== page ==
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Can A Million Penguins be wrong..

July 20th, 2010 by karenmartin

“Software is rarely written in a vacuum and indeed the “open source” movement is built on the premise that collaboration is the only way to get bugs spotted and move forward. Scientific research, too, is more often than not a collaborative activity – and peer review is key to checking and honing the development of scientific ideas.

However, is the same true in artistic fields? We are used to the romantic notion of the artist or the novelist working alone in an attic room, or in the shed at the bottom of the garden. As James Joyce memorably put it, the artist forges in the “smithy of [his] soul”. Yet many of the most highly regarded television programmes of recent years are written by teams of writers; and the majority of films go through rigorous screen testing exercises (and are often altered as a result) before they reach the paying customer. The painters Holbein and Titian, among any number of their contemporaries, used students to add the detail to their pieces before signing them, a tradition continued to this day by Damien Hirst who openly acknowledges the contribution of his studio team.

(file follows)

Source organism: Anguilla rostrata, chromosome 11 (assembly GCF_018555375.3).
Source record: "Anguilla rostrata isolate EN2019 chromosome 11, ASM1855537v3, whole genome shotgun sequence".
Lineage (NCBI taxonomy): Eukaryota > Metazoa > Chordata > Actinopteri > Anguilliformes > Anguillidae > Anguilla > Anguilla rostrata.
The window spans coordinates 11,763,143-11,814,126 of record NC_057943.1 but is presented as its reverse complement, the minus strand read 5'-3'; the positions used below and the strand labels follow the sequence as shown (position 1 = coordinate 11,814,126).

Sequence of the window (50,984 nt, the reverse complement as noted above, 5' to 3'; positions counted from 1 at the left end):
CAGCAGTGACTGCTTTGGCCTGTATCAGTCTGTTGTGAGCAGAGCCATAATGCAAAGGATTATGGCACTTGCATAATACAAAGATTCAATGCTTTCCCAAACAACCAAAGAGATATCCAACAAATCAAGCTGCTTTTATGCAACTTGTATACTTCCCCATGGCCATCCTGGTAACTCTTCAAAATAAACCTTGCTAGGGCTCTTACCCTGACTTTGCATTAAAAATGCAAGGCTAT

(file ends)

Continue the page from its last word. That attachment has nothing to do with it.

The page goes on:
But what about the novel? Can a collective create a believable fictional voice? How does a plot find any sort of coherent trajectory when different people have a different idea about how a story should end – or even begin? And, perhaps most importantly, can writers really leave their egos at the door?”

And so it began – Penguin’s 2007 experiment into the online collaborative novel. I came across the A Million Penguins project as I begin my investigation into sharing the making of books or in this case, a novel. Penguin set up a wiki where authors could contribute, edit and delete a collaborative novel. You can read the novel – and about the process that went through – at www.amillionpenguins.com.

On the Institute for the Future of the Book blog there is an insightful and analytic post by Ben Vershbow discussing the merits of the project as an idea and as a novel. Ben concludes that a wiki is probably the wrong format for the online collaborative novel. So if not wiki – what?


not quite a million penguins (via penguinsland.blogspot.com)

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